About the last thing that Southern Man and Wife did at the Orlando Science Center before heading to MCO was watch the new IMAX film Grand Canyon Adventure: River at Risk, narrated by Robert Redford and featuring Robert F. Kennedy Jr. Southern Man is a sucker for this kind of film; he spent a few years of his early childhood in and around Tucson (both in town and in a little government house high up on Mt. Lemmon, a place for which he still holds vivid memories) not far from the Grand Canyon, and the very first movies he remembers his father taking him to were a Disney double feature of The Living Desert and The Vanishing Prairie. As one would expect of a film cast on an eight-story-tall screen and a wall of speakers, the picture and sound were...overpowering at times. The film is ostensibly about overuse of the Colorado River, but also offers bits of history, geology, biology, and ecology and lots and lots and lots of glorious cinematography of this beautiful canyon and the white-water-rafting fools that travel through it. So there's not much of a plot, and the "river at risk" narration is frequently belied by the sheer beauty of the river and canyon, but well worth the forty minutes if only to experience vicariously what few of us will ever actually do in reality.

Summer Vacation Day 9 - Science Museum

The end of our fabulous vacation is finally nigh...after a morning spent packing and loading the car we went to Youngest Daughter's favorite eatery for a leisurly breakfast and to the gift shop next door where Southern Man had already found t-shirts for his two teens. We spent some time shopping, then headed north to the Orlando Science Center to while away a few hours before the flight. Southern Man and Wife toured a fabulous dinosaur exhibition and then went to an IMAX film (reviewed in the next post) while Youngest Daughter and her grandmother watched the alligator feedings and explored the center. Then Southern Man got fretful (his father had taught him to be to the airport extra early long before 9/11 made it even more necessary) and we then headed towards Orlando International Airport, turned in the rental car, checked the bags, and made our way through security with nearly an hour to spare.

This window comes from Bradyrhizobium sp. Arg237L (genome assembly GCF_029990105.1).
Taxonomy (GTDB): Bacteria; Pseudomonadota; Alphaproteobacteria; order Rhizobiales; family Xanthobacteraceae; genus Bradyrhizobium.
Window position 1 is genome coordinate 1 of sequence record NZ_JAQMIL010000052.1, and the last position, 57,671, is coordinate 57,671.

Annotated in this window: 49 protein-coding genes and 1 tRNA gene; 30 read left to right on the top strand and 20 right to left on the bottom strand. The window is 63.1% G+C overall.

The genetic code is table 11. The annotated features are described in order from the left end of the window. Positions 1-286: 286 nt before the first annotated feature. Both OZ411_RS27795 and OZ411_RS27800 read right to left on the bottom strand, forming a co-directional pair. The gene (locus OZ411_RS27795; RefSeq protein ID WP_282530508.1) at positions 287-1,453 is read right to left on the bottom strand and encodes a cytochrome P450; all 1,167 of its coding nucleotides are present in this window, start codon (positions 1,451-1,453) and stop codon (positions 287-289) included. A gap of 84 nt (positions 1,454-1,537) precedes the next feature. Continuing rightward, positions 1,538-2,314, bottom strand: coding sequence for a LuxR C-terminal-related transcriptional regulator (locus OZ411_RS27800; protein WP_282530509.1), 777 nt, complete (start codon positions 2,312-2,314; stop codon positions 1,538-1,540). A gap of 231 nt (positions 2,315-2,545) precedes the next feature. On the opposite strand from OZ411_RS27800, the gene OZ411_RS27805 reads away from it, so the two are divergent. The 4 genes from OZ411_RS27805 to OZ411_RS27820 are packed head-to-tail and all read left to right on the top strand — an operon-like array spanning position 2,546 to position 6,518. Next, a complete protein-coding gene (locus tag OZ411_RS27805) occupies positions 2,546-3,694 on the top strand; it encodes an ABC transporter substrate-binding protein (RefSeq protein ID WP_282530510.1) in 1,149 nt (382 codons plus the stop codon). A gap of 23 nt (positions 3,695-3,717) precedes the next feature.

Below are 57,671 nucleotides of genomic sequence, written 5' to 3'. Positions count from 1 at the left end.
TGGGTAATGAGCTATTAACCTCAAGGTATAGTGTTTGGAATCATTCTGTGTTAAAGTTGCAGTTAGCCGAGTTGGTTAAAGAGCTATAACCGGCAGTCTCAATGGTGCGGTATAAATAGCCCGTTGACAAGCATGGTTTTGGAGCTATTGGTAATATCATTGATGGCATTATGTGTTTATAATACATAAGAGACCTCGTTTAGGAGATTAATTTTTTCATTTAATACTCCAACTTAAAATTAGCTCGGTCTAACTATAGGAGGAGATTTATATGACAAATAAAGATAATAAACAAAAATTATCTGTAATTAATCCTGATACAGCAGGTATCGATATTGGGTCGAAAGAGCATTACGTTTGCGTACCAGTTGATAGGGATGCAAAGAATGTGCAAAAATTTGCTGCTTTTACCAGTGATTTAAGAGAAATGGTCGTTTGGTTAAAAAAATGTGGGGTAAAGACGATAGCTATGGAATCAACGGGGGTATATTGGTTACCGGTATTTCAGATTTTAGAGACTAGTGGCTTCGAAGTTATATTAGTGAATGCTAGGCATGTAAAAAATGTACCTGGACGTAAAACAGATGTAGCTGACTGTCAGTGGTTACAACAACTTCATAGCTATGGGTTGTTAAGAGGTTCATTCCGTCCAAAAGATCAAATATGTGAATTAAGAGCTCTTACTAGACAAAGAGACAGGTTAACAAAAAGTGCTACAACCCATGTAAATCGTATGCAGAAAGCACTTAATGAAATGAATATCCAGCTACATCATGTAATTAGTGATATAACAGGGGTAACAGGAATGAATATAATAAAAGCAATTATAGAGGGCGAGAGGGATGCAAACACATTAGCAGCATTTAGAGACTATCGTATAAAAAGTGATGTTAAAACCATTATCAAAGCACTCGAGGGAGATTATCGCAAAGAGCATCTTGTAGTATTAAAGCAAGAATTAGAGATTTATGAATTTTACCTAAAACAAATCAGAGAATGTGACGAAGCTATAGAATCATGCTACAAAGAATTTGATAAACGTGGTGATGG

The trip home was uneventful; a long movie flight to Dallas (Youngest Daughter and Wife bought $2 headsets to watch and listen to Monsters vs. Aliens; Southern Man remained headset-less and just sort of watched so no review), an easy gate change and brief layover there, and then the short hop to home. Southern Man's father was there (for mother) as well as his ex and (surprise!) both teens for Youngest Daughter. A few gifts were distributed (the t-shirts from Orlando for the teens; seashells for mother) and everyone headed home.

The dogs were really, really, really glad to see us!

Sunday, July 05, 2009

Summer Vacation Day 8 - Animal Kingdom

Southern Wife was plumb wore out by yesterday's adventures - as was Gramdma - but Southern Man's mother bravely elected to spend another day with her granddaughter. The three of us had early lunch (we got up 'way too late for breakfast), picked up our tickets, and headed to Disney's Animal Kingdom. This time the name of the log was "Giraffe" and this time Southern Man had a bit of a scare with his second-hand tickets as this park used the fingerprint scanners, but they just waved us on through anyway.

Disney's Animal Kingdom was smaller and somewhat calmer than was yesterday's park and we had a more relaxed day there. Youngest Daughter was more interested in the attractions than in the animals, and we did the Kali River Rapids, a really neat 3D show called "It's Tough To Be A Bug" that plays in a theater hidden under the Tree of Life, and the Everest Expedition. Oh, boy, did we do the Everest Expedition, which is, hands down, the best roller coaster Southern Man has ever ridden.

The first time we rode it, the wait was about an hour. But then Youngest Daughter discovered the "single rider" entrance, where you could pretty much get on the ride with no wait at all. Southern Man rode four times and just couldn't take it anymore; she rode it nine times in the span of less than two hours. That's got to be some kind of record. And even the one-hour wait the first time we rode was fun, as the standby queue takes you through the fictitious "Yeti Museum" full of exhibits of artifacts and photographs and the remains of the Lost Everest Expedition. The Kali River Rapids wait queue was also richly detailed, winding through wonderful Asian and British Colonial exhibits, and the circular dock where we boarded the rafts was actually in motion so we stepped onto already-moving rafts. At Disney, everything is bigger and better.

That evening Southern Man and Youngest Daughter spent plenty of time in the resort's pool area and had a fine relaxing evening. Tomorrow we go home!

Saturday, July 04, 2009

Summer Vacation Day 7 - The Magic Kingdom